Maypop.  I like the name.  At first blush, it evokes images of lovely, brightly colored lollipops.  Further thinking about the name takes me to the positive side of Spring and says that this plant will pop in May.  If I travel over to the negative point of view, the name reminds me that it may pop if I’m lucky.  Last year, we planted one of these Maypops in the sunniest spot in our garden.  It grew pretty well.  But, did it come back this year?  Will my Maypop pop in May?  I don’t know as I haven’t cleared out that part of the garden yet.  So, while I’m waiting for the mystery to unfold, I decided to read up on this passionate plant.  Here’s what I discovered.

The Maypop, also called the purple passionflower, true passionflower, wild apricot, and wild passion vine, is just one of about 500 species of flowering Passiflora.  The majority are vines though some are shrubs.  Although Passiflora are mostly tropical, the P. incarnata is a common species in the southeastern US.  This perennial vine freezes to the ground each winter and then reshoots, flowers, and produces edible fruit.  Of all the varieties, P. incarnata is the hardiest species and is native to Kansas and Pennsylvania.  It withstands cold down to -4ºF before its roots die.

Dare I hope to see my Maypop vine produce bowl-shaped, 1 to 2” creamy white blooms with blue-purple filament accents this July?  A lovely, decorative vine covered with these unique flowers and complimented by long, dark green compound leaves would look great climbing the trellis and decorating the side of my house.  This plant could become a noxious weed or very invasive since it grows in part shade/full sun, doesn’t need a lot of water, and will live in just about any soil. Its pH requirements range from 6.1 to 7.8.  However, given all that, the large, intricate flowers with prominent styles and stamens and a lovely aroma should outweigh those negative factors.

Plus, P. incarnata produces an egg-shaped fruit that is edible and has a sweet-tart guava-like flavor.  The fleshy fruit, itself called a Maypop, shows up as an oval yellowish berry about the size of a hen egg.  Green at first, the fruit becomes orange as it matures.   Few pests bother the fruit, but apparently, it’s quite popular with bees, birds, and butterflies.  I don’t think we would eat it, but we might attract a few more of our winged friends to the neighborhood.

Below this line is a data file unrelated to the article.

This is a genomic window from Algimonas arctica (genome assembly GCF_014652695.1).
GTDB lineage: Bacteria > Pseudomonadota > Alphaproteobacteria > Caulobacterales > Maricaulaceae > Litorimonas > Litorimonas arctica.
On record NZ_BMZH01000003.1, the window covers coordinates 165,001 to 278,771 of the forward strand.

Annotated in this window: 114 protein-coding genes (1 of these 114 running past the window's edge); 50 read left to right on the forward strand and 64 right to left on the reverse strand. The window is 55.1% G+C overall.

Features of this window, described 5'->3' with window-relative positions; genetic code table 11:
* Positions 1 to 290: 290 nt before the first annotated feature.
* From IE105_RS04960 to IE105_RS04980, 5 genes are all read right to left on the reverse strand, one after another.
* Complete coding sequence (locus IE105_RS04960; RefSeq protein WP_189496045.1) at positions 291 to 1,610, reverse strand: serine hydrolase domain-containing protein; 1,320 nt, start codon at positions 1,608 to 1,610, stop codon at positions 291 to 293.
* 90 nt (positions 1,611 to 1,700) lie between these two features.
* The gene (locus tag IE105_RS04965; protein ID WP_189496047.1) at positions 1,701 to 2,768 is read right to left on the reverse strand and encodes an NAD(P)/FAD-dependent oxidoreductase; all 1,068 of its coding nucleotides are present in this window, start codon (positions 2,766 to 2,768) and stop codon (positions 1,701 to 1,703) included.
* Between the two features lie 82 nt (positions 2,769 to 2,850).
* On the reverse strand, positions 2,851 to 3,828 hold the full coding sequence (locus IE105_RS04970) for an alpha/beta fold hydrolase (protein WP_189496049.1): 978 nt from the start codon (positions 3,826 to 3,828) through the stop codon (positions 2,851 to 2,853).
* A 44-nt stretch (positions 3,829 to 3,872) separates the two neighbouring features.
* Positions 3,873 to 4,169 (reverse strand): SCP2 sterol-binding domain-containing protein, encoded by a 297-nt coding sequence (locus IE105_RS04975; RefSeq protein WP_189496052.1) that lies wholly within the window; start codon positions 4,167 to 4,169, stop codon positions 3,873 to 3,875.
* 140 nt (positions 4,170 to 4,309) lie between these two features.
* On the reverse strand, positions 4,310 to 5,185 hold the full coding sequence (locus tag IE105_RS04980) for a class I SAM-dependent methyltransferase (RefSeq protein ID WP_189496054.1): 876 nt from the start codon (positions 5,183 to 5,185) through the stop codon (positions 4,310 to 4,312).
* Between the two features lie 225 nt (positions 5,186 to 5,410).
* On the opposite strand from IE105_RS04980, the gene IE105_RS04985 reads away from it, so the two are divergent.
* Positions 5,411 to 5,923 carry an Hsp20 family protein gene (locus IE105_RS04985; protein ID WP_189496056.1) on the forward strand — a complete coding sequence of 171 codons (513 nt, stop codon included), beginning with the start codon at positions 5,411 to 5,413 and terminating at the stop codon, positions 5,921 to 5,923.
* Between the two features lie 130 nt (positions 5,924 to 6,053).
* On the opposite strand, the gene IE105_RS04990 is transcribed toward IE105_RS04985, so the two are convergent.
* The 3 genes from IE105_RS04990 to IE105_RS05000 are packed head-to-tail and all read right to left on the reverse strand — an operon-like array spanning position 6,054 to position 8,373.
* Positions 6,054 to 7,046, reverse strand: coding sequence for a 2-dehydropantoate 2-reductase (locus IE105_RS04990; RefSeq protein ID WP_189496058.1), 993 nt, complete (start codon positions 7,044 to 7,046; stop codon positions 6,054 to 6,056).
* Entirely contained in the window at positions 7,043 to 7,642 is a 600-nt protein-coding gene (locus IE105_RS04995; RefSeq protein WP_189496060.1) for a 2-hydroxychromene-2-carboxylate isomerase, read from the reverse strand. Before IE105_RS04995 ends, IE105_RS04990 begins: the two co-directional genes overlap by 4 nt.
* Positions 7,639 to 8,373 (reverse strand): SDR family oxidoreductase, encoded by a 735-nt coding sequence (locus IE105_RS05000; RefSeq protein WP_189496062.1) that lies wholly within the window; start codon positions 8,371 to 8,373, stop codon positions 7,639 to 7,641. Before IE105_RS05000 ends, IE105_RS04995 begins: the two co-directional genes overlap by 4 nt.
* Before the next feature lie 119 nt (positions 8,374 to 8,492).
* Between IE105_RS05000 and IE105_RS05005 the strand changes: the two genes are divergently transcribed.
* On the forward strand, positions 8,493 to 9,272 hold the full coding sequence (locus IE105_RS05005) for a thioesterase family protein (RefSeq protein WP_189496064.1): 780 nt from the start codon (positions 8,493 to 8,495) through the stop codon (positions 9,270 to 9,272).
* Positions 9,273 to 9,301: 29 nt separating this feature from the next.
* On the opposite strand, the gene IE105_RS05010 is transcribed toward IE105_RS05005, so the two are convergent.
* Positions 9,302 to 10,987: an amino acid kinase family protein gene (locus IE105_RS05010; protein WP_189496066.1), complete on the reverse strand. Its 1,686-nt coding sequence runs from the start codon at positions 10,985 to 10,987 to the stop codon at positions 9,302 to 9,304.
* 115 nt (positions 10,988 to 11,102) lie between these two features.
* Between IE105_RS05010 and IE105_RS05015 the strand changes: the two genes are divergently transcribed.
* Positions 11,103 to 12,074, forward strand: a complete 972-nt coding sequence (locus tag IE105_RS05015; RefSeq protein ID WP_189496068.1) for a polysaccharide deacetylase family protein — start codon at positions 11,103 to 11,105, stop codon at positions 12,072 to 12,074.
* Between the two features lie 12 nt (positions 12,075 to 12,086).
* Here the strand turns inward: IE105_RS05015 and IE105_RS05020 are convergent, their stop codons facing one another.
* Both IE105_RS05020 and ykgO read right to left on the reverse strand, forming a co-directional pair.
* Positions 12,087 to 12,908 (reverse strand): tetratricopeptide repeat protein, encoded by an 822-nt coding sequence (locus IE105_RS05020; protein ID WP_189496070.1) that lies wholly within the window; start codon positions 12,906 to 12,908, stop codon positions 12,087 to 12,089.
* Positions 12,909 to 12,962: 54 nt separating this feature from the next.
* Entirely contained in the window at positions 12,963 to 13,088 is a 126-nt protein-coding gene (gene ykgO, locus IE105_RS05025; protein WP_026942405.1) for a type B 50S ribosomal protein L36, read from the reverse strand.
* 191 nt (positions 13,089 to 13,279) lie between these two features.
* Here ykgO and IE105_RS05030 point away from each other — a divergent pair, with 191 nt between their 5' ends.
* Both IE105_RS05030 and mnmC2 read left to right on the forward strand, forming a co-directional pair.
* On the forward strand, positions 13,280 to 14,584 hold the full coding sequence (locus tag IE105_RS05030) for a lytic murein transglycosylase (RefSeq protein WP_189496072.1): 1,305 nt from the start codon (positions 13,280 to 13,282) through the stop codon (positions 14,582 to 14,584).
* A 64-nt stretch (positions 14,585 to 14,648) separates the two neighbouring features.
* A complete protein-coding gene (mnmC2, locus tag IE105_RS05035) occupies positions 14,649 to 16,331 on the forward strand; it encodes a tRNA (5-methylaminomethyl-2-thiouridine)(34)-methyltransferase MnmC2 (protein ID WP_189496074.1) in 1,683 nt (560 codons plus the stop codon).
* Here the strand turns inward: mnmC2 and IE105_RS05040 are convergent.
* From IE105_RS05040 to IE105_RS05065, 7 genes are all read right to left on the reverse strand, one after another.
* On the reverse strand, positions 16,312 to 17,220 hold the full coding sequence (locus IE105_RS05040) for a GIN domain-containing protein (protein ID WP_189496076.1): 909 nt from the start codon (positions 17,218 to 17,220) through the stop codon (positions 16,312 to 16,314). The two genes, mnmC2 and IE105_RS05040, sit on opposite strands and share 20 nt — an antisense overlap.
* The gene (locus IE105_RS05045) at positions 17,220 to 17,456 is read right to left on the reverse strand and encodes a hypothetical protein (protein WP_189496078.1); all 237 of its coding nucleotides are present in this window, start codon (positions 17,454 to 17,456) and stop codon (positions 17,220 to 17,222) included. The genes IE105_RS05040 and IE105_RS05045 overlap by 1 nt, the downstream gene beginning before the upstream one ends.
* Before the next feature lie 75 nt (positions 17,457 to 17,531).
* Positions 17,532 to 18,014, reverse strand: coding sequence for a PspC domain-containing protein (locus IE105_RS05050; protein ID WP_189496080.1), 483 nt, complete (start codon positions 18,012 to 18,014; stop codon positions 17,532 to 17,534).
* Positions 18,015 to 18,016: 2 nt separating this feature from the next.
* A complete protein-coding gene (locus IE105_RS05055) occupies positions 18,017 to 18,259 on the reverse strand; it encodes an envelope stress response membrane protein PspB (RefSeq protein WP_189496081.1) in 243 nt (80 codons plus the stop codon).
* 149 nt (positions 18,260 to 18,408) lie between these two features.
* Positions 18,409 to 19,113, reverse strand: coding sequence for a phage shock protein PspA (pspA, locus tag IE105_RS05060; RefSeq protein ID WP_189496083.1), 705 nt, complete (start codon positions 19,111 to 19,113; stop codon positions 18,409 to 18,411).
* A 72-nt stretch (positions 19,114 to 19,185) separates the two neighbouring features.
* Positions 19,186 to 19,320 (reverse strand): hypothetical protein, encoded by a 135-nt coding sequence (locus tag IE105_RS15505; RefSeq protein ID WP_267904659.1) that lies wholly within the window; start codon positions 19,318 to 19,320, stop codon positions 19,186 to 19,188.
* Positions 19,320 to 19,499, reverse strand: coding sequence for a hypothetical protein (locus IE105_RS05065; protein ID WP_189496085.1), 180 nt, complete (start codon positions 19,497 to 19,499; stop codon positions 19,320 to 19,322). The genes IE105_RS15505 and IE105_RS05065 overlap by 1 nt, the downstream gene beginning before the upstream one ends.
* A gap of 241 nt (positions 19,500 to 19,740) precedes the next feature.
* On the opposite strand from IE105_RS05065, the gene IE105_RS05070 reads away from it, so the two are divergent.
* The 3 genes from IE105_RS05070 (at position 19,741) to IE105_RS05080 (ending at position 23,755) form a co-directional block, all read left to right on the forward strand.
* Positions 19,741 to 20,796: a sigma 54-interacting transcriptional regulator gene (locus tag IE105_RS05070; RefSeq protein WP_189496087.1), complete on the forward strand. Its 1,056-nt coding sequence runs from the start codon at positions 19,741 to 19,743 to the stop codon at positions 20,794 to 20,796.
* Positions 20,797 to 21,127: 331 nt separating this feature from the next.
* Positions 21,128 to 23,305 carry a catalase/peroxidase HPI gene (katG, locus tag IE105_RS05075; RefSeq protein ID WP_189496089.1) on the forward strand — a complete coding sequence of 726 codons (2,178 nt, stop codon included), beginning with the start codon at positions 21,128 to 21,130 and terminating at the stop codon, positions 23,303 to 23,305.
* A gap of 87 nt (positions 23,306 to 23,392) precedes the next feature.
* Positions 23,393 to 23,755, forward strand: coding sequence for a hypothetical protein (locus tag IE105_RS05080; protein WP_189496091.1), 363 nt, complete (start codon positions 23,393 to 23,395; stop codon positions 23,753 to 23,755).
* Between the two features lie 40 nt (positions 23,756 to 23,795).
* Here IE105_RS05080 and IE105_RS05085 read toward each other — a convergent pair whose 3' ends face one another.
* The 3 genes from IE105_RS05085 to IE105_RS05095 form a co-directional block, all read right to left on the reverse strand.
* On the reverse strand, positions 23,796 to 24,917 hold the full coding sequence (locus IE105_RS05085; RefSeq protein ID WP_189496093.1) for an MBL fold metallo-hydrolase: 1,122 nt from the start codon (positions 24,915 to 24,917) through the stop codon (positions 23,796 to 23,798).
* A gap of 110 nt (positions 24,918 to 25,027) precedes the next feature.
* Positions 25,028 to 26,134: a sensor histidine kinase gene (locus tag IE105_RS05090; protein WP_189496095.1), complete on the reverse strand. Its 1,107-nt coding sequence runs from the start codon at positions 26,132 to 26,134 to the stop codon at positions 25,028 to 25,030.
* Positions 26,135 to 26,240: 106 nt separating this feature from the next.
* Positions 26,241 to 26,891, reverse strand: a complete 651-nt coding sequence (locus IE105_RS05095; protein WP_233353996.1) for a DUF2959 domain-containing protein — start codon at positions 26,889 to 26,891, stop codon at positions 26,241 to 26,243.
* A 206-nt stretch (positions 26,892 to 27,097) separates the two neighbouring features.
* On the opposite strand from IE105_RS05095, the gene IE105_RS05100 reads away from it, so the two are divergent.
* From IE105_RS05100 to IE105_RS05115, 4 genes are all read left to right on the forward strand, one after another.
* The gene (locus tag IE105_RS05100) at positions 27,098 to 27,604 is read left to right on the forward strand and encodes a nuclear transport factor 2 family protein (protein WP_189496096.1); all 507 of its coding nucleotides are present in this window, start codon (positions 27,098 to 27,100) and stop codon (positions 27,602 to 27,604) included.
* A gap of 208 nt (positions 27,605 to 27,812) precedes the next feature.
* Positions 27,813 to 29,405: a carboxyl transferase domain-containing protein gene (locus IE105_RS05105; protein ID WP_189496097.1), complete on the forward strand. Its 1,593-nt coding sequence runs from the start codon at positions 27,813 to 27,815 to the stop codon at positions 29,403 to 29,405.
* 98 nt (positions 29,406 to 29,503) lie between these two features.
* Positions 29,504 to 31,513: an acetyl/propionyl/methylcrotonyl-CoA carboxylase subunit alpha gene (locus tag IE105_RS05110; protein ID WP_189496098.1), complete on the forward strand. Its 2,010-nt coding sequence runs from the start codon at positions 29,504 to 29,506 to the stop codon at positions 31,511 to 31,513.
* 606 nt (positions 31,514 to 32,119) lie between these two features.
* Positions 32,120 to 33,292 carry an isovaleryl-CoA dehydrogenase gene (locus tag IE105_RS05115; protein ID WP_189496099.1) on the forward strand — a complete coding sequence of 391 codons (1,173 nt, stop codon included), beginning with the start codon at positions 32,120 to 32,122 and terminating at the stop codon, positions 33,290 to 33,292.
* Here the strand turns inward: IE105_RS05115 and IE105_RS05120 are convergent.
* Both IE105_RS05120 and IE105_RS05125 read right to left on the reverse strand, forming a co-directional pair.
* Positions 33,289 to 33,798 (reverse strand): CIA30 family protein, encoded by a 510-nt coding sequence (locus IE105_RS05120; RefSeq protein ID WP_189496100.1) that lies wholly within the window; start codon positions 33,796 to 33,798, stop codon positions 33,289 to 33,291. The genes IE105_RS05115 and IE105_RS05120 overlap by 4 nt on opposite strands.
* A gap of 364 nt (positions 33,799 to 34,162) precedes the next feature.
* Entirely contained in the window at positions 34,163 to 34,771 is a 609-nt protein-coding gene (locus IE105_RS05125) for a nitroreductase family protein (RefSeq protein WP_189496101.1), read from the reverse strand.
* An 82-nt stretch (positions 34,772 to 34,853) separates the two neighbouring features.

But, the P. incarnata continues to surprise me.  Dear readers, please continue on and I’m sure you’ll be just as surprised as I was.

According to, “P. incarnata leaves and roots have a long history of use among Native Americans in North America and were adapted by the European colonists. The fresh or dried leaves of maypop are used to make a tea that is used to treat insomnia, hysteria, and epilepsy, and is also valued for its analgesic properties.”  However, the passion flower or its fruit are more popularly associated with sex or romance.  At one time, a soft drink called Purple Passion existed and was thought to enhance those activities.   But that’s not the case.

The “passion” in “passion flower” refers to the passion of Christ in Christian theology.   As pointed out in several website articles, 15th and 16th century Christian missionaries “adopted the unique physical structures of this plant, particularly the numbers of its various flower parts, as symbols of the last days of Christ and especially his crucifixion.” ( )  According to, “the outer ring consisting of 10 tepals (petals and sepals are collectively known as tepals) are said to represent the ten apostles who witnessed the crucifixion of Christ and within this circle of petals there is a ring of filaments, which allude to the crown of thorns. In the center, there are five stamens representing His wounds and three stigmas representing the nails. The leaves and whip-like tendrils represent the hands and scourges of Christ’s persecutors.”

I’ve no doubt given you too much to read and ponder, so I’ll stop now and let you (and me) get back to playing in the dirt.